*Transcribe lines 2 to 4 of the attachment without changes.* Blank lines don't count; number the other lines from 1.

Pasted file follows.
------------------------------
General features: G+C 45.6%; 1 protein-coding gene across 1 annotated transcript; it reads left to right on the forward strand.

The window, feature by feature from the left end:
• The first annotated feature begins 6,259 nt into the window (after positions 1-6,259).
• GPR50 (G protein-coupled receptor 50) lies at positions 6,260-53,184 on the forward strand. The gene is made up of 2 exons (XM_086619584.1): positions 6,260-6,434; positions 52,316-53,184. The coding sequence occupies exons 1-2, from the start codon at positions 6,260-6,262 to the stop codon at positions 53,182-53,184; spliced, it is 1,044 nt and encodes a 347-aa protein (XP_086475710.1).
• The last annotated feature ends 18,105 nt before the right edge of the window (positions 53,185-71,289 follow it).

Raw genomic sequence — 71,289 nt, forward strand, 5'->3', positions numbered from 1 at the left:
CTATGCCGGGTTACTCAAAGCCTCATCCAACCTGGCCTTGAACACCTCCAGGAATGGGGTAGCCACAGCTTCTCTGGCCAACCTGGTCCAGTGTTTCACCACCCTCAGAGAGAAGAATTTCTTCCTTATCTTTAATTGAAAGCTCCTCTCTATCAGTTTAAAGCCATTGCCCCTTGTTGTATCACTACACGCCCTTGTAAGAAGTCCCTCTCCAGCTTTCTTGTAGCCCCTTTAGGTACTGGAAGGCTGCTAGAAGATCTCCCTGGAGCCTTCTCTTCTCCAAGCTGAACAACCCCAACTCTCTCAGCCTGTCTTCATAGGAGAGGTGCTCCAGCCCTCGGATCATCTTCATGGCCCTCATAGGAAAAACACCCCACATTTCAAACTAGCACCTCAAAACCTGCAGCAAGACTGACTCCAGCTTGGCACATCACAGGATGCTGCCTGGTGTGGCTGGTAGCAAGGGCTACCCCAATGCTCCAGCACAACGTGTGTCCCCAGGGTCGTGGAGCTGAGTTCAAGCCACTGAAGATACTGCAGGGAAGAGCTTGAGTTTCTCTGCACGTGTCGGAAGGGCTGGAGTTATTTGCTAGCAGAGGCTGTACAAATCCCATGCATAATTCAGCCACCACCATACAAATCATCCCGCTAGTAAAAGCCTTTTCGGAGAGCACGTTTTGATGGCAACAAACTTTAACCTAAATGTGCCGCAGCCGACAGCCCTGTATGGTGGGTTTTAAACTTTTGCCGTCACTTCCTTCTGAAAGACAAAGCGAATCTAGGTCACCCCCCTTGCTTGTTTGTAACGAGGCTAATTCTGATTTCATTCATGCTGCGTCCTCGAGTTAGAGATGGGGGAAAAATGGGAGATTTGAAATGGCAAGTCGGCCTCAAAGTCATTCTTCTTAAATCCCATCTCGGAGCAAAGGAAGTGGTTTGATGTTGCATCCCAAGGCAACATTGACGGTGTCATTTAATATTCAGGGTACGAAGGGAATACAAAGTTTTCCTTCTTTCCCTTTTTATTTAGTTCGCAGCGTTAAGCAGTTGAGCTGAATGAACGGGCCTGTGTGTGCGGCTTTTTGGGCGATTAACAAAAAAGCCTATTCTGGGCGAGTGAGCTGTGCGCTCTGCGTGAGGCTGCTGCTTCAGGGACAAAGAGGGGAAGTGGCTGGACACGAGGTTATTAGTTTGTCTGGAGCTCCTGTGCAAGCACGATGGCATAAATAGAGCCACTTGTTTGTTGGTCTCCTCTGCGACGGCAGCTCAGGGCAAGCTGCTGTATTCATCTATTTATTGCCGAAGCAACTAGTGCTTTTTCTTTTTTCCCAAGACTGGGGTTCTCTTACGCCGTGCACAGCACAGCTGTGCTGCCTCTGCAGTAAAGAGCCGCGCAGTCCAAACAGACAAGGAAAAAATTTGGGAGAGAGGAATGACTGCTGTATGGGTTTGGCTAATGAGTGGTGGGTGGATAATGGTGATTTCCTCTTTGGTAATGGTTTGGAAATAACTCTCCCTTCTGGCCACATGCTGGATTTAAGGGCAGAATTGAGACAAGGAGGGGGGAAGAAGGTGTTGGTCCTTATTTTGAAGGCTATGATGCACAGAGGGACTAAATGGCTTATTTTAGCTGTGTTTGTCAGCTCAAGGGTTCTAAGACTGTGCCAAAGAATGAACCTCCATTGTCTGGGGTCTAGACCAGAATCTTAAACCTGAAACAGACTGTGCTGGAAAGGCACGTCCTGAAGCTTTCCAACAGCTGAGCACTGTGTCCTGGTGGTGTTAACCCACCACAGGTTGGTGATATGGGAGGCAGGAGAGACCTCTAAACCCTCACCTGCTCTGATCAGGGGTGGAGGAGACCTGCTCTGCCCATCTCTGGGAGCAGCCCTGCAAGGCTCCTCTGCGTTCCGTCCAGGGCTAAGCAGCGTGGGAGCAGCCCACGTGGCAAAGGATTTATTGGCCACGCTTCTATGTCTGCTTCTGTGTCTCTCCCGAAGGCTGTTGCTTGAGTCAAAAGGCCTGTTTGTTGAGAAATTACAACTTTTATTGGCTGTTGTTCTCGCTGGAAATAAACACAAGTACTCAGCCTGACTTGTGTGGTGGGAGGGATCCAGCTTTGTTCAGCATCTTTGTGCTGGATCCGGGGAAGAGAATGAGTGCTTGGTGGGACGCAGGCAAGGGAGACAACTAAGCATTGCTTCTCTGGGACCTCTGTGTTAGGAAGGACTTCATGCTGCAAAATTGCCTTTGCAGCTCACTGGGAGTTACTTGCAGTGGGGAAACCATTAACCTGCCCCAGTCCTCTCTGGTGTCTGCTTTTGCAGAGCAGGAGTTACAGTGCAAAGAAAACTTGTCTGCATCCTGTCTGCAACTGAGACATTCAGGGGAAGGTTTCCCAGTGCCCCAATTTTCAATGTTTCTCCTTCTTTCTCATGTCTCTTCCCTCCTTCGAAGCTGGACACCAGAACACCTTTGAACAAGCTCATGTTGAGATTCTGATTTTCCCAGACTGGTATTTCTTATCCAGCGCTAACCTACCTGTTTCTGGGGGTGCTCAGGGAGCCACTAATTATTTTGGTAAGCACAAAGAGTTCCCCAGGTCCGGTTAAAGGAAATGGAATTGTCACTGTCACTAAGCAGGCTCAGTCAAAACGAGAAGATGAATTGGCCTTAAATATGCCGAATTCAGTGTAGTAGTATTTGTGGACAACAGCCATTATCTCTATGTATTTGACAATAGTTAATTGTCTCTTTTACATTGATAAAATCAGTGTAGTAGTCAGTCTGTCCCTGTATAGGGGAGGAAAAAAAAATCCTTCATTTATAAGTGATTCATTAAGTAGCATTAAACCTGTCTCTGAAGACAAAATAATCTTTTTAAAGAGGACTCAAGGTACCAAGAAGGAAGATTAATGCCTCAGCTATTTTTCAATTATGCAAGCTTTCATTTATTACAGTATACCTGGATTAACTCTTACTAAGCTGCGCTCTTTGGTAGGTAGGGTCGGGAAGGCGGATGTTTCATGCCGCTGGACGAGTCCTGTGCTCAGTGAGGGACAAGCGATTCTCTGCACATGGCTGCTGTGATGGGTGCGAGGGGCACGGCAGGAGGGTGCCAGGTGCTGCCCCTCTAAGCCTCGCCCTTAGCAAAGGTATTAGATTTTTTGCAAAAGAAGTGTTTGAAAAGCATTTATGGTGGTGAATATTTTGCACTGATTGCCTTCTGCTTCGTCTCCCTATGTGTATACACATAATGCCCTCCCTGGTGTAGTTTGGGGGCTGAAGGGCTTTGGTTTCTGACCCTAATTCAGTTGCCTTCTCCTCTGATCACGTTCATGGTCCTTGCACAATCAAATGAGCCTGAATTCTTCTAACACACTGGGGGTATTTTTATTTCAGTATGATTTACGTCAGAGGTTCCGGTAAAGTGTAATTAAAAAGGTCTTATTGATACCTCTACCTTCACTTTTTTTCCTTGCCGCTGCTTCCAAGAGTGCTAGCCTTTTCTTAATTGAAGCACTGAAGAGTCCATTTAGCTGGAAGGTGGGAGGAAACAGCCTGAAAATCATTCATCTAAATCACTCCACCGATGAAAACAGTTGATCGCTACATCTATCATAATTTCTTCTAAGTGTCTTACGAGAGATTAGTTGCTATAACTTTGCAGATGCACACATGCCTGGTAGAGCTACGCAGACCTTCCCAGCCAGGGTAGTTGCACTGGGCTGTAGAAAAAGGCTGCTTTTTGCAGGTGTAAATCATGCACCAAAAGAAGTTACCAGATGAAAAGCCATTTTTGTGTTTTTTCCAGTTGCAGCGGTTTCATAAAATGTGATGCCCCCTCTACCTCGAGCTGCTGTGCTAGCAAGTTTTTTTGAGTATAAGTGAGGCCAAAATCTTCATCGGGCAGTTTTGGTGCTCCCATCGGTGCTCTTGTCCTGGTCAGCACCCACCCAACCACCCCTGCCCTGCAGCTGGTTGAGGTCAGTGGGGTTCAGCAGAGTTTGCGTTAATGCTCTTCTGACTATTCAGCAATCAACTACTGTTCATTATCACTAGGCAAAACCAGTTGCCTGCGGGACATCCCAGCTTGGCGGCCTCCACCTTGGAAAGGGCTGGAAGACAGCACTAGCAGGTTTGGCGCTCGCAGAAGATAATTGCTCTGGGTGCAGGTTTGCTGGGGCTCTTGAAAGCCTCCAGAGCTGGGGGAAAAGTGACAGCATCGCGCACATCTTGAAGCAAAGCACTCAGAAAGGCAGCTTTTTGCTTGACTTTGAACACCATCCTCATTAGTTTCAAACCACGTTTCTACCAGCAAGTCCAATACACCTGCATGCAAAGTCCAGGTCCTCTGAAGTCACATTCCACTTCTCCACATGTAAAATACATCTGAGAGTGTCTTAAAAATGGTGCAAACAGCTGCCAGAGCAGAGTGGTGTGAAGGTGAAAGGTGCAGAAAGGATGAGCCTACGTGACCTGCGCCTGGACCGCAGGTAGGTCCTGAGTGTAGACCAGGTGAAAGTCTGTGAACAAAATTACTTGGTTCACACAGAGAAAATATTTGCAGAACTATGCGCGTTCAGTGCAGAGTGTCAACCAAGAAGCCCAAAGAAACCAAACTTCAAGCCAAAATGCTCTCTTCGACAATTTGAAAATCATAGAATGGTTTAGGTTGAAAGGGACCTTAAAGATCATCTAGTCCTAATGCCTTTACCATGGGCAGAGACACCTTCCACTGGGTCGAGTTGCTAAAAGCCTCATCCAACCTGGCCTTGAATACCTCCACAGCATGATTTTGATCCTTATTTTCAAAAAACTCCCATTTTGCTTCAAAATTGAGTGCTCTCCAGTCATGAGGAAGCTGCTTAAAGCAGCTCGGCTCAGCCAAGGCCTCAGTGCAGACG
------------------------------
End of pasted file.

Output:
The window, feature by feature from the left end:
• The first annotated feature begins 6,259 nt into the window (after positions 1-6,259).
• GPR50 (G protein-coupled receptor 50) lies at positions 6,260-53,184 on the forward strand. The gene is made up of 2 exons (XM_086619584.1): positions 6,260-6,434; positions 52,316-53,184. The coding sequence occupies exons 1-2, from the start codon at positions 6,260-6,262 to the stop codon at positions 53,182-53,184; spliced, it is 1,044 nt and encodes a 347-aa protein (XP_086475710.1).